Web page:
reflections on the triumph of a simpapeles

The cap worn by Giannis Antetokounmpo in celebration of the title he could have been selling it himself, a few years ago in the streets of Athens, to passersby and tourists. From looking for life as a simpapel born in Greece to accessing the sporting Olympus of the NBA champions and being the pride of the country, not a decade has passed.

Born in 1994 in Athens, the son of Nigerian immigrants, who is now known worldwide as ‘Greek Freak’ did not obtain the nationality of the country until a few months before his departure to New York, already 18 years old. His entire childhood was spent as stateless: I didn’t have Nigerian or Greek papers. The decision of the Hellenic country to nationalize was made when the authorities realized that the future star of world basketball would travel, if they did not take action on the matter, to the United States as a Nigerian citizen.


This was then denounced by Generation 2.0, an organization that persecutes the Hellenic government for absolute lack of rights of children of African migrants born in Greece. Neither Giannis nor many others had access to public health, management-driven jobs, and even ability to play in professional sports leagues. The talented player who just won his first NBA ring and was proclaimed Finals MVP with the Milwaukee Bucks began his career in a third division and semi-professional team, the Philathlitikos.

“We have engineers, doctors, all kinds of professionals, but the Greek state does not recognize them,” explained Nikos Odubitan, head of the NGO, to The New York Times after Antetokoumpo was proclaimed MVP of the regular season for the first time in 2019 And he wondered: “Why do you have to be a basketball talent for this to happen? “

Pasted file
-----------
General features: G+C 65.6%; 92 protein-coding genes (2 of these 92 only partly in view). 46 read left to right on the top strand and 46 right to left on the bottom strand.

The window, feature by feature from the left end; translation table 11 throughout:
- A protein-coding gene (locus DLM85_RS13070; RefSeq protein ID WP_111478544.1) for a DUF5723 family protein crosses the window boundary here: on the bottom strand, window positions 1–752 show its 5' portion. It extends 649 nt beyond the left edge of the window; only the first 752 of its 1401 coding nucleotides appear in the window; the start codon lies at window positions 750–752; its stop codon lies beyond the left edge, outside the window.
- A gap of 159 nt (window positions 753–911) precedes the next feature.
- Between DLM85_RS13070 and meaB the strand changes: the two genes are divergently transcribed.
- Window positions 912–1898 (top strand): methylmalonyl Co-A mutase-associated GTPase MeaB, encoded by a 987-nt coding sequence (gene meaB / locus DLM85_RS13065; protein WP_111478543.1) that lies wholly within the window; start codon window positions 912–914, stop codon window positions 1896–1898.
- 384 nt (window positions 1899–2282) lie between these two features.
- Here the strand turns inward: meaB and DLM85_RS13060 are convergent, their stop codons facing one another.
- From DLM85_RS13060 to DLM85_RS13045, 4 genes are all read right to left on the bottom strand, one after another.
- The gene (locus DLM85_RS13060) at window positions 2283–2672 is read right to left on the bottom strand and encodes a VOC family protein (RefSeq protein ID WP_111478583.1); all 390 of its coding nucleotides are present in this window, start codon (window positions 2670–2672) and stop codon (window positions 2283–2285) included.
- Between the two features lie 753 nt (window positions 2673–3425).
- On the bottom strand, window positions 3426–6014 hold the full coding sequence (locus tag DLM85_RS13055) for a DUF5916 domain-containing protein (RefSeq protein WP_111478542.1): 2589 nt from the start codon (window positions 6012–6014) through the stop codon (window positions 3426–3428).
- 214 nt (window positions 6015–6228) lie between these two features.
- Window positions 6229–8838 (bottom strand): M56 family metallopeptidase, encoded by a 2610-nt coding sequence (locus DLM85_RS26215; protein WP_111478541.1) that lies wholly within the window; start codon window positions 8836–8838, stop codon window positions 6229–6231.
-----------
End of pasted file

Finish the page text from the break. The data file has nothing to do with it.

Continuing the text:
This question hides the great lie of Greek pride regarding Antetokounmpo, who only began to count as a citizen of the country when his sporting potential was beyond doubt. The ’34’ of the Bucks, a pipiolo when he landed in Milwaukee, which he now calls his host city, has been assuming a more vocal role about his origins and the injustices that plague others who have not had as much fortune as him in life.

“I represent my country, my two countries, Greece and Nigeria”, he clarified at a press conference after winning the title. In the Hellenic country, the leader of Golden Dawn and some television commentators insulted him in the past. “I know I am a role model, but this should make any person and child in the world believe in their dreams… whatever happens, believe in your dreams and keep working ”.

[+] Giannis’s excitement after winning the title:

Beyond the sugary headline, Anteto also recalled more complicated periods in his career. As a child he was beaten for being who he was: immigrant, black, another without papers knocking on the doors of Europe. “Eight years ago when I came to this league, I didn’t know where my next meal would come from. My mother sold things on the street “recalled the player, very grateful for Milwaukee’s commitment to him and his family.

Giannis’s rise to stardom was also not without racist attacks. “If you give a chimpanzee a banana and a Greek flag at the zoo, does that make him Greek?”declared in 2013 the leader of the neo-Nazi Golden Dawn party, Nikolaos Michaloliakos. Last night, after the achievement of the title, the Greek prime minister Kyriakos Mitsotakis he was among the first to celebrate and congratulate Antetokounmpo.

The fairy tale ending does not mean that it continues to prevail double standards and racism with immigrants in Greece and all over Europe. “In Giannis’s case, we were able to overcome all obstacles: hunger, the law, prejudice, poverty… And still that was not enough for the government, “he reminded VICE. Spiros Velliniatis, the discoverer of Anteto in the streets of Sepolia, a neighborhood on the outskirts of Athens.

Being a basketball star or not, or therefore an athlete with Olympic potential as in our country, should not be the scale for embrace and cheer on the immigrant and the foreigner. Not here or anywhere. The case of Antetokounmpo once again invites reflection.

We speak with Carlos Alcaraz from Umag

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